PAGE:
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XFree86 4.x

4. XFree86 4.x

XFree86 4.0 introduced native support for TrueType fonts, along with other new features. The enhanced font support is based on xfsft from Juliusz Chroboczek, which in turn is based on the FreeType font library originally from Mark Leisher, so the configuration is similar to xfsft and Red Hat's patched xfs. As of 4.0.2, XFree86 begins to support anti-aliasing which is a technique for smoothing font outlines (see section below).

The FontPath is still in XF86Config, as always. For Red Hat 6/7 using a stock XFree86 4.x (i.e. NOT the Red Hat 7.x supplied version), this will mean moving the Red Hat xfs FontPath from /etc/X11/fs/config back to XF86Config. A separate font server is no longer needed just for TrueType support. You may disable it, unless it is needed to serve fonts to other clients in a network environment. See the section below for Red Hat 7.x specific configuration issues.

 Section "Files"
  FontPath "/usr/X11R6/lib/X11/fonts/misc:unscaled"
  FontPath "/usr/X11R6/lib/X11/fonts/100dpi:unscaled"
  FontPath "/usr/X11R6/lib/X11/fonts/75dpi:unscaled"
  FontPath "/usr/X11R6/lib/X11/fonts/misc"
  FontPath "/usr/X11R6/lib/X11/fonts/Type1"
  FontPath "/usr/X11R6/lib/X11/fonts/Speedo"
  FontPath "/usr/share/fonts/default/Type1"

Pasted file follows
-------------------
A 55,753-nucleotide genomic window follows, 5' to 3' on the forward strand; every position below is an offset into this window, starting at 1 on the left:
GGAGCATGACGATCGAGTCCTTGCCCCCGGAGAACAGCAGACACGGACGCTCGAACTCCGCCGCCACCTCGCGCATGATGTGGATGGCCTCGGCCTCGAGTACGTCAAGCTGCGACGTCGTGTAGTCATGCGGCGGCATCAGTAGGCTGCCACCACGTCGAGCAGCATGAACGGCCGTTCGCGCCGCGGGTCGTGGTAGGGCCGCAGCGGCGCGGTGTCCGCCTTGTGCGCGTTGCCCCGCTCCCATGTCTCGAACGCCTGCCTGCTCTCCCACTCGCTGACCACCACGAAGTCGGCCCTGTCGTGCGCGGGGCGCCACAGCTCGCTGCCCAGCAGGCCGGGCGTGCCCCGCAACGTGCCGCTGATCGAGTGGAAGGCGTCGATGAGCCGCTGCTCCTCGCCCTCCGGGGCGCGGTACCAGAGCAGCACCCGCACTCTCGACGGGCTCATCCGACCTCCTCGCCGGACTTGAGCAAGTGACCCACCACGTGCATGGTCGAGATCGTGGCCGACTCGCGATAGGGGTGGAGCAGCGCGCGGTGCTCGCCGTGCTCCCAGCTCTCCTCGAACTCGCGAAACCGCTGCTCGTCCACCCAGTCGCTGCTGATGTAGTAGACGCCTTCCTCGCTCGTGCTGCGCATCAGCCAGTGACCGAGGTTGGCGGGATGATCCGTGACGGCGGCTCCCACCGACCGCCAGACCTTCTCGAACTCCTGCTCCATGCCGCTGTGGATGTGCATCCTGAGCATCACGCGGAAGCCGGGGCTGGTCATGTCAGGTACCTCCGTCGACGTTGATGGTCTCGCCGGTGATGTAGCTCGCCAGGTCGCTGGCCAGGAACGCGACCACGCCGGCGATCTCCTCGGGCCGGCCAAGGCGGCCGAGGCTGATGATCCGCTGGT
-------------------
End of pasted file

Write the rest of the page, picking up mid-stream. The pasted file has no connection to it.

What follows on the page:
FontPath "/usr/local/share/fonts/ttfonts"
  FontPath "/usr/X11R6/lib/X11/fonts/100dpi"
  FontPath "/usr/X11R6/lib/X11/fonts/75dpi"

In order to use TrueType, you must also specify which font module the X server should be using in the "Module" section:

 Section "Module"
  Load  "freetype"
  Load  "speedo"
  Load  "type1"
  <load other modules....>

Note that there can be only one 'Module' section, so include any other modules here as well.

You also must to create fonts.scale and fonts.dir file for each TrueType font directory, just like for xfsft and Red Hat's xfs. ttmkfdir will come in handy for fonts.scale. See the xfs Section 3.2.2 above for more details and examples.

xtt is another available TrueType module that is best known for supporting ideographic (Oriental) type fonts. You can use either, but only one at a time.